The Biggest Upset in Biblical History

lightstock_151606_full_laura_longIf Monday Night Football had been covering the events of 1,000 B.C., ancestors of Mike Tirico, Jon Gruden, and Al Michaels would have been providing commentary for a Super Bowl-like gladiatorial contest between the heavily favored Philistines and the underdog Israelites. The Philistines were led by an imposing man named Goliath who wore a coat of bronze, a bronze helmet, shin guards and a spear weighing 15 pounds. And, if this weren’t enough, Goliath had his own shield bearer, too! The Israelites were led by a young shepherd boy named David, the son of Jesse, who was bringing supplies to the Israelites locker room when he heard that Goliath had challenged one person to one-on-one combat!

The Bethlehem bookies had installed the Philistines as heavy favorites against the upstart Israelites. But, before the fans could take a bite of their chips and salsa, David pulled out a sling and five smooth stones. With all the deadly accuracy of Ben Roethlisberger of the Pittsburgh Steelers hitting Antonio Brown on a post pattern, David took a stone, put it in the sling and struck Goliath in the head…and he was dead. It was, without question, the greatest upset in Biblical history.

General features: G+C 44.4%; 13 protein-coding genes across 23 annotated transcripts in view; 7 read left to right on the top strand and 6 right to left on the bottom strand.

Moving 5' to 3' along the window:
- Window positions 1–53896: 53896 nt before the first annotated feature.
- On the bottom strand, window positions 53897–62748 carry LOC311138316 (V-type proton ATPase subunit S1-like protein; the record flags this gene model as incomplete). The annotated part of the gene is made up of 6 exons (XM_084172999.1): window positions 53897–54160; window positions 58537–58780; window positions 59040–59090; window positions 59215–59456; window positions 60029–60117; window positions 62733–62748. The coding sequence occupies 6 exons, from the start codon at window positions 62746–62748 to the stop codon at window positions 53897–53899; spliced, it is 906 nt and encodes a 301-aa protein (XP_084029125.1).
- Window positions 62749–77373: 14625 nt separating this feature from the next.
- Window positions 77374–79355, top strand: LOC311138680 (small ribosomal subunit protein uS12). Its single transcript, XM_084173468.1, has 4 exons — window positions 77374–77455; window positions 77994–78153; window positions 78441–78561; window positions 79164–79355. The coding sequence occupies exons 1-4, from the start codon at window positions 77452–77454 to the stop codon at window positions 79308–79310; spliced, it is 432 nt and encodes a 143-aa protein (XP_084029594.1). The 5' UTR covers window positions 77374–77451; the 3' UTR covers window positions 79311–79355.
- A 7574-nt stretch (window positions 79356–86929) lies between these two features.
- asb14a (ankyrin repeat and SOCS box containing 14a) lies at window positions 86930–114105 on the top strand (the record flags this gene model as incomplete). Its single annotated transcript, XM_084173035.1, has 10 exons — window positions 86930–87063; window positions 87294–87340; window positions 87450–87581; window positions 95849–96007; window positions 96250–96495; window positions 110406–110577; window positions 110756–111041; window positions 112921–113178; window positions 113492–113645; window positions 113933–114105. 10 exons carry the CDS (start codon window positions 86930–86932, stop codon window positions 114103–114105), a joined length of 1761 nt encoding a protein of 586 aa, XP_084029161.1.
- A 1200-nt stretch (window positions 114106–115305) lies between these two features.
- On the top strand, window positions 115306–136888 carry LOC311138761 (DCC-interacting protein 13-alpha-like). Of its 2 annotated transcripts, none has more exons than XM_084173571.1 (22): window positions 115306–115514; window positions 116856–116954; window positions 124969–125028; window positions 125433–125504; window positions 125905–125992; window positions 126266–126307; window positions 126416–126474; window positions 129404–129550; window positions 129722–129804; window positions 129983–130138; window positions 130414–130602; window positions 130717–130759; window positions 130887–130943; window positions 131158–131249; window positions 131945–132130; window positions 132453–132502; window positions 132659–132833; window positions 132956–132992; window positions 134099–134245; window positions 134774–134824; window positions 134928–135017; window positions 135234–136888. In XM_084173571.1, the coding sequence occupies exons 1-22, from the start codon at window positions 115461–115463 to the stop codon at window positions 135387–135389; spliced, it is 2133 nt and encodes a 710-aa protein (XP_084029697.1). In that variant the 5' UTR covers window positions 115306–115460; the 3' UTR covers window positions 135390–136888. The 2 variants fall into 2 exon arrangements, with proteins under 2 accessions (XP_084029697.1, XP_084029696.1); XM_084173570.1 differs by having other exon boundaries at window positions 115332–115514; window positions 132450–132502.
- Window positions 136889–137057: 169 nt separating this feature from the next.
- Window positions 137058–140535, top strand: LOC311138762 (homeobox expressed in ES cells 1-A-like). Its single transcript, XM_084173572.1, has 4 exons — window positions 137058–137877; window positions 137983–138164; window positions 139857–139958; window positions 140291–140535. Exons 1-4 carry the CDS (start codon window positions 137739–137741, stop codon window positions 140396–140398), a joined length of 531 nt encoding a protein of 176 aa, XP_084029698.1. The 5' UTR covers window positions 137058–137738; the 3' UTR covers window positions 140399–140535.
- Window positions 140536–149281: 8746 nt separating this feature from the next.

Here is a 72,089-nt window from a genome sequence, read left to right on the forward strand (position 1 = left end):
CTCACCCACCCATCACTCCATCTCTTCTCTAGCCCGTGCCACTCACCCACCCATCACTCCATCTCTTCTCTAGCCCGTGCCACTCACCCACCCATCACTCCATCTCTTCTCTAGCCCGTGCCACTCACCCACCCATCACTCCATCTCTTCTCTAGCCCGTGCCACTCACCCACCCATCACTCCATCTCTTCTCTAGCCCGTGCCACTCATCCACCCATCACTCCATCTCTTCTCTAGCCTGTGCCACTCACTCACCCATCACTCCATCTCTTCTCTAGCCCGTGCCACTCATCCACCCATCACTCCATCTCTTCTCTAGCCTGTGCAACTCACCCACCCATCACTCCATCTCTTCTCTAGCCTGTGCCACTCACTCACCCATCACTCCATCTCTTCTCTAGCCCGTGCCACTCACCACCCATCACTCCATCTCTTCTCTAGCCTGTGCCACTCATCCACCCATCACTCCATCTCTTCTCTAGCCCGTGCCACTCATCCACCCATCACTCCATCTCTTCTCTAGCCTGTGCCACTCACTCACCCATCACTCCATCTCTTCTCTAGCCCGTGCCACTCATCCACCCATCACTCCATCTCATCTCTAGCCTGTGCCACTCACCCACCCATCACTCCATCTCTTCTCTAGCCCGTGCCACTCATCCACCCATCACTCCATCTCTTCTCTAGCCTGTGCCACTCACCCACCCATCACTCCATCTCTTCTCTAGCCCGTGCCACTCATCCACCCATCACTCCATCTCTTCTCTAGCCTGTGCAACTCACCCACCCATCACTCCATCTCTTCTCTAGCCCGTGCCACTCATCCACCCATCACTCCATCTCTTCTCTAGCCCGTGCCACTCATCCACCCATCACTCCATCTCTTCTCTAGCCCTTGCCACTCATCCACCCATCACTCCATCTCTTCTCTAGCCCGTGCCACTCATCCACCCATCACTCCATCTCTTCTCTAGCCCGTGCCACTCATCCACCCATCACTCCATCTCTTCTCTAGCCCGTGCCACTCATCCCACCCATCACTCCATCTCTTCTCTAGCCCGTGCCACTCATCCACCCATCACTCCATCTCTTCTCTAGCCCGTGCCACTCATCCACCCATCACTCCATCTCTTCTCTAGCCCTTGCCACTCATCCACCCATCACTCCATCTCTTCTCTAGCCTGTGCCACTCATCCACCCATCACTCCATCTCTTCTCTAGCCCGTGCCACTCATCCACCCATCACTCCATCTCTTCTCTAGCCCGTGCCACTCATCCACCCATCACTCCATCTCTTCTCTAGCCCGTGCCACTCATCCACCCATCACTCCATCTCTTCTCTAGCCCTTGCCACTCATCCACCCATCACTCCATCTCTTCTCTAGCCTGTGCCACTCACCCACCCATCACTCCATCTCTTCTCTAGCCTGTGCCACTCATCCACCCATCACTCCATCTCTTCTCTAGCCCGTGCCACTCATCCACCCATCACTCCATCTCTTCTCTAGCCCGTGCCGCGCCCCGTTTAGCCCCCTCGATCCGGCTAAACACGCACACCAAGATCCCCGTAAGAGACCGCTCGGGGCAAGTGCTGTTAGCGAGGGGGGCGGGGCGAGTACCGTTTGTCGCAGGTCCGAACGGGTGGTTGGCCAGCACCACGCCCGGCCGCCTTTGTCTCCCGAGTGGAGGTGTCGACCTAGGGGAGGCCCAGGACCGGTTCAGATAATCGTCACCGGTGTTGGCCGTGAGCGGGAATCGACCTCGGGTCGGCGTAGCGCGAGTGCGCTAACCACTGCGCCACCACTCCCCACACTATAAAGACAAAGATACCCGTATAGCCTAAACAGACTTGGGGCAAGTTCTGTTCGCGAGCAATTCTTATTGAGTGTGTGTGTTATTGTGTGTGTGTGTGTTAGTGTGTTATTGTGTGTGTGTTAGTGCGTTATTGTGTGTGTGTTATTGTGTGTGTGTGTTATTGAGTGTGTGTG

There are two spiritual principles in this story that can help us as we face obstacles in our lives. First of all, David did not focus on the size and strength of the obstacle in front of him. He focused on the size and strength of God! Second, David didn’t try to be someone else. He was himself. Instead of thinking, “I am so small that Goliath will kill me,” David thought about his skill and precision with a sling shot. His accuracy with a slingshot had often saved the lives of his sheep when they faced lions and bears. The truth is that David might have thought, “Goliath is such an enormous target that I can’t miss!” When King Saul tried to put David in
heavy, cumbersome armor, it weighed him down. David felt awkward. But, when he was true to himself and his gifts, he defeated a seemingly invincible opponent. David trusted his own “gut instincts” as well as the power of God in defeating Goliath. [tweetable]As Pastor Charles Swindoll says, “The greatest opportunities of our lives come to us brilliantly disguised as seemingly insolvable problems.” The next time you face “an external Goliath” in your job, your family or your neighborhood, or “an internal Goliath” such as low self-esteem, depression, or discouragement, focus on God’s power…and be yourself.

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